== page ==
Ricardo Vaz Tê spent most of the afternoon infuriating the West Ham faithful with his indecisiveness in front of goal, before redeeming himself three minutes from time with the strike that sends Sam Allardyce and the Irons back into the Premier League after a year's absence. It was not quite as breathless a finish as the Premier League title decider last Sunday, but Blackpool were every bit as awkward as Queens Park Rangers and the relief of the West Ham fans at the end was almost tangible.
Extra time, like the match itself, could have gone either way, though in that event West Ham would kicked themselves over the number of opportunities they missed in the second half alone. You could see how Blackpool managed to concede four in each of their two league meetings with West Ham this season, even if they kept their promise to make more of a game of it at Wembley.
"It was a very difficult game for us, especially after they equalised," Allardyce said. "The result was all that really mattered, though, and we couldn't have scored the winner at a better time. We haven't managed a last-minute winner all season, so what a time to do it, in the 49th game. I thought we could have made it easier for ourselves had we gone in two up at half-time, when Vaz Tê had that chance just before the interval, but we kept going until the end, changed the system a few times, and it is brilliant just to go through. We would have liked to play a bit better, but you have to give credit to Blackpool for not letting us."
The first half-hour passed scoreless, which was remarkable given the number of clear chances created at each end. With better finishing Blackpool could easily have been two goals to the good before West Ham properly got started, Stephen Dobbie slipping effortlessly past Matt Taylor to bring a sharp near-post save from Robert Green after just three minutes, then Matt Phillips shooting only weakly at the goalkeeper when clean through from a threaded Dobbie pass. Perhaps Blackpool's best chance of all fell to the normally reliable Matt Phillips after Guy Demel's mistake gave him a clear run on goal and a good sight of the target, only for the eventual shot to fly wide.
After a slow start, and Vaz Tê unwisely attempting a shot from the left byline when he would have done better to square to a colleague, West Ham gradually imposed themselves on the game. Vaz Tê fired wide again from a lay-off by Carlton Cole and Kevin Nolan, Cole headed too high from an inviting Taylor cross, and Jack Collison gave an indication of growing adventurousness when he attempted to chip Matt Gilks from the edge of the area but put his shot over the bar.
Kevin Phillips, playing from the start up front in the absence of Gary Taylor-Fletcher, was struggling either to hold up the ball or make much impression on James Tomkins, and after pushing Blackpool back into their own half and forcing a series of corners West Ham made the breakthrough 10 minutes before half-time. When Thomas Ince lost possesion by the touchline West Ham rapidly transferred the ball forward from the left, and a marvellous diagonal pass by Taylor gave Cole the start he needed to bring the ball down, hold off Ian Evatt and place his shot beyond Gilks. Blackpool's early promise appeared to have evaporated, and they could have turned round two goals down had Vaz Tê put his shot the other side of a post with the defence split open again.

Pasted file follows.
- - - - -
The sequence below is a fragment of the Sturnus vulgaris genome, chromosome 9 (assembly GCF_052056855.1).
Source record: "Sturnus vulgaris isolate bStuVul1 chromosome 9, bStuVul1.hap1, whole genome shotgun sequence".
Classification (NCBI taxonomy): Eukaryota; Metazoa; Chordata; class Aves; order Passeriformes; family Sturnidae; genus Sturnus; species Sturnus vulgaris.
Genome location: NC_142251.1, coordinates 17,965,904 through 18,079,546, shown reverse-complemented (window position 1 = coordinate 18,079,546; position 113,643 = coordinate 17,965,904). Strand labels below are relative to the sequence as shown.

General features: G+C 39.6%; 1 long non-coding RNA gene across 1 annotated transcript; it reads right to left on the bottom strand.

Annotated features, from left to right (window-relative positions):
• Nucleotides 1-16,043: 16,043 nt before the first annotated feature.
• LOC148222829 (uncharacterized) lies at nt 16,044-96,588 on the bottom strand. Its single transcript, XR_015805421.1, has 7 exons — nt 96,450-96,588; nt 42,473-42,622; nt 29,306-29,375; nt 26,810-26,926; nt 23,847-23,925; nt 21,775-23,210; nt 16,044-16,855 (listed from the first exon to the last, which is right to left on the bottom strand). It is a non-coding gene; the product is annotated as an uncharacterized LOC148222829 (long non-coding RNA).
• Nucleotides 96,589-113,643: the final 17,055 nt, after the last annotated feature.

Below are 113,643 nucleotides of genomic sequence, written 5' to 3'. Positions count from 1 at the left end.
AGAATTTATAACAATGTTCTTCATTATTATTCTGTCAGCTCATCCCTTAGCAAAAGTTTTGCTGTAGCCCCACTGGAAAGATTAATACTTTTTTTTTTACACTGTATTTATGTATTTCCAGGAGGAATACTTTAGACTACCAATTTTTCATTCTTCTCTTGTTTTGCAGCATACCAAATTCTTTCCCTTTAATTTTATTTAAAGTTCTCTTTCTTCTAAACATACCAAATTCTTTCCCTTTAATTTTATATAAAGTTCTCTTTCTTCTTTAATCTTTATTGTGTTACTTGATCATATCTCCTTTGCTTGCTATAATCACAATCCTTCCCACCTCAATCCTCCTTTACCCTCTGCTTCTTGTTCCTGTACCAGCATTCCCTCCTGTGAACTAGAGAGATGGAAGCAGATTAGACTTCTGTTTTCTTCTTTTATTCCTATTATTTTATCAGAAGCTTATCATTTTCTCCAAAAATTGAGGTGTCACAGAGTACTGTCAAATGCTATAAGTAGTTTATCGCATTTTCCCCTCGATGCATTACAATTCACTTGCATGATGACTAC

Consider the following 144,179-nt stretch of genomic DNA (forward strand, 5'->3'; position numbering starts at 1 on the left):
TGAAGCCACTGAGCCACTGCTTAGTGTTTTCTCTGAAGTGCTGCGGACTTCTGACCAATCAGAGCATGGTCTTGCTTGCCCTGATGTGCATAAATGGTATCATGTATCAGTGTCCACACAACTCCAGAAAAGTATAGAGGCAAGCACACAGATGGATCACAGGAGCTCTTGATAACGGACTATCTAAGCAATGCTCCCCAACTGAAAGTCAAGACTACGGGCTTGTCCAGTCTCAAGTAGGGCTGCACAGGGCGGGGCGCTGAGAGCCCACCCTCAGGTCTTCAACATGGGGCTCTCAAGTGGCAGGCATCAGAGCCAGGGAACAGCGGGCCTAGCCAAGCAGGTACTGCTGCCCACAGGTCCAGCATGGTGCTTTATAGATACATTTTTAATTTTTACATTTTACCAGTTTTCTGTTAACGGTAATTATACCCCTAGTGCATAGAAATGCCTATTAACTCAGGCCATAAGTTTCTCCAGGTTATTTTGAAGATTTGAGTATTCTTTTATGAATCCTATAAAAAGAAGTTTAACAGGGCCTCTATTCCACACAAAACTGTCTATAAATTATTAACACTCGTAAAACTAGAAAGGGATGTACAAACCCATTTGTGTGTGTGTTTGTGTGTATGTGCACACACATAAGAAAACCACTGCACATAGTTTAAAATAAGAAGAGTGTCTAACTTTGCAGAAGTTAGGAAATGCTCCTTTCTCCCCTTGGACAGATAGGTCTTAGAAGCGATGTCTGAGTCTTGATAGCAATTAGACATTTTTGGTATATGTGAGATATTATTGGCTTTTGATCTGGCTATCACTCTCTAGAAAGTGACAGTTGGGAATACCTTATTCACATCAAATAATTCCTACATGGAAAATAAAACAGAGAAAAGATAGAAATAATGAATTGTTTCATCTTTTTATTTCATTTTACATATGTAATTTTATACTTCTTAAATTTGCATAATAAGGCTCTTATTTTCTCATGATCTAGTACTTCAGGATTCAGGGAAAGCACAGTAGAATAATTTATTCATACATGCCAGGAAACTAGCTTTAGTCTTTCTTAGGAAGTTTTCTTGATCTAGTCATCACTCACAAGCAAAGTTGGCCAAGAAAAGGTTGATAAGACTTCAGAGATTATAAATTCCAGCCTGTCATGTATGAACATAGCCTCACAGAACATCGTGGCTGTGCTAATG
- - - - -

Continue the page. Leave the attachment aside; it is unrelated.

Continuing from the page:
Ian Holloway's sides tend not to let their heads drop, however, and within three minutes of the restart Blackpool put themselves back on terms. A glorious diagonal ball from just inside his own half by Matt Phillips gave Ince the chance to show his speed, and he duly got in front of Winston Reid to slip the ball past Green with a crisp finish.
It was anybody's game now, with Collison volleying over from Taylor's cross and Matt Phillips trying to send Ince in for an identical second but overhitting the pass. Cole forced a fingertip save from Gilks with a shot on the turn, Dobbie misfired with the goal at his mercy from Neal Eardley's inviting cross, and Alex Baptiste put a good chance over from a half-cleared corner. Blackpool enjoyed a brief spell on top culminating in Dobbie seeing a shot saved by Green, then back came West Ham and Nolan thumped a volley against the bar when he seemed to have struck the winner.
Just when extra time appeared a more likely prospect than a decisive moment, Vaz Tê provided the latter with three minutes to spare. His finishing had been erratic all afternoon, but when the ball ran free after Gilks hurled himself at Cole's feet from Mark Noble's cross, he really could not miss.
Cue bubbles, fireworks, and specially printed T-shirts proclaiming Nothing Beats Being Back. Blackpool would have felt the same way, but they had to slink off almost unnoticed. If you believe the hype that this game is worth £90m to the winners, and after a game that was far from one-sided, Blackpool left Wembley looking like they had had their hands on just such a sum and then seen it snatched away.
"We experienced the other side two years ago, and compared to that this feels pretty lifeless now," Holloway said. "I'm just sorry the lads didn't get the bonus they deserved, but we can still feel proud. Half the world thought West Ham were going to win but it didn't feel that way halfway through the second half. Good luck to Sam and his team, though if you are going to go up this is the way to do it. You get the Wembley buzz all through summer and you get another medal."